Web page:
There’s another reason why he’s overjoyed. He receives €33,000 a month for himself and his five or so staff – he doesn’t know what they all do but “they’re always very polite," he tells The Local in an interview.
He also has access to a chauffeur-driven limousine, gets to fly business class and only worked for a total of 120 seconds in one week recently when he annoyed two aspiring EU Commissioners during the parliament’s confirmation hearings.
He enquired whether Tibor Navracsics, a former justice minister in the right-wing Hungarian government who wanted to become Culture Commissioner, planned to make Hitler’s “Mein Kampf” compulsory reading for Europe’s youth.
And he invited Günther Oettinger, the designated Digital Commissioner, to talk about how he lost his driving licence for being over the drink-drive limit in 1991.
But driving has become a thing of the past for Sonneborn. “I don’t yet use the limousines to go shopping, it takes a little time to lose one’s inhibitions, but that’s sure to happen."
Sonneborn, a former editor of satirical magazine Titanic, set up Die Partei in 2004 for a laugh.
But its manifesto proved compelling and it found itself actually getting votes as it gradually adopted all the trappings of a proper party, with an executive board, regional groups and even a youth division, the "Hintner Youth," named after its general secretary, Thomas Hintner.
It injected much-needed humour into Germany’s often dour elections, and finally won local council seats in 2013 and 2014.
Then came its greatest triumph when some 180,000 Germans, or 0.6 percent, voted for them in the EU election in May this year.
Die Partei lured them with pledges to build a wall around Switzerland, put Chancellor Angela Merkel on a show trial in the Berlin Olympic stadium and to frack the rotund politicians Sigmar Gabriel and Peter Altmaier for cheap gas.
Sonneborn, 49, tall and always respectably besuited, wouldn’t look out of place behind a bank counter or selling sofas in department store Karstadt.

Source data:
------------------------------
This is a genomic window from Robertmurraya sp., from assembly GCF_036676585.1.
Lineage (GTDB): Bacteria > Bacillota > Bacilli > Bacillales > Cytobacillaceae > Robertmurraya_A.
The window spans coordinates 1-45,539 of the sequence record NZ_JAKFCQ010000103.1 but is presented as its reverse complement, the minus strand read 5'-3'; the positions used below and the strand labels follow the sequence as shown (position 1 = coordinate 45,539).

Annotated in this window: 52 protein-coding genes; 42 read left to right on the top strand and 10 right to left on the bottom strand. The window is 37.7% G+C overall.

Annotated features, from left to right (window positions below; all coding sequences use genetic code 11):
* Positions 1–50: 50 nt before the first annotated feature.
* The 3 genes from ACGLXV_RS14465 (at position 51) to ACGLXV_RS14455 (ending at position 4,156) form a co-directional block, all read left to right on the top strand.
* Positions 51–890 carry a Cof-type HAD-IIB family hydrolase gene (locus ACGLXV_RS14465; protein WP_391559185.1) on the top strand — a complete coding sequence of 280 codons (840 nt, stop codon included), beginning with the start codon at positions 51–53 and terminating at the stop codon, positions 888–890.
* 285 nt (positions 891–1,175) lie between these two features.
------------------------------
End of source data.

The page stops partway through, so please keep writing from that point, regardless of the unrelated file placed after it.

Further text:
Yet he has a long history of delivering biting satire and entertaining stunts with a deadpan face that inspires confidence, at least initially.
In 2010, when Greece was on the brink of defaulting in the euro crisis, he walked around Berlin with a camera team and a Greek man in national costume, asking residents to adopt a Greek. Many refused, but some kind souls considered it.
He has erected a symbolic stretch of wall along the former border with East and West Germany.
He has also demanded that eastern Germans pay retroactive licence fees for all the West German TV they secretly watched under communism.
And he has called for Dresden's famous Frauenkirche church, destroyed in a World War II air raid and painstakingly rebuilt after unification, to be dismantled to provide stones to build a new wall.
He even claims to have ensured that Germany hosted the 2006 World Cup, by “bribing” seven Fifa delegates ahead of the 2000 vote. He sent them a fax offering baskets of sausages and cuckoo clocks if they backed the fatherland.
‘As committed as Napoleon and Hitler’
And now, Europe. Sonneborn’s vote-winning slogan was “For Europe, Against Europe.”
He points out that opinion polls show 70 percent of Germans aren’t interested in Europe. “We’re the party for those 70 percent. But we also say yes to Europe so everybody opposed to or in favour of Europe can vote for us.”
He describes himself as a “committed European, as committed as Napoleon and Hitler.”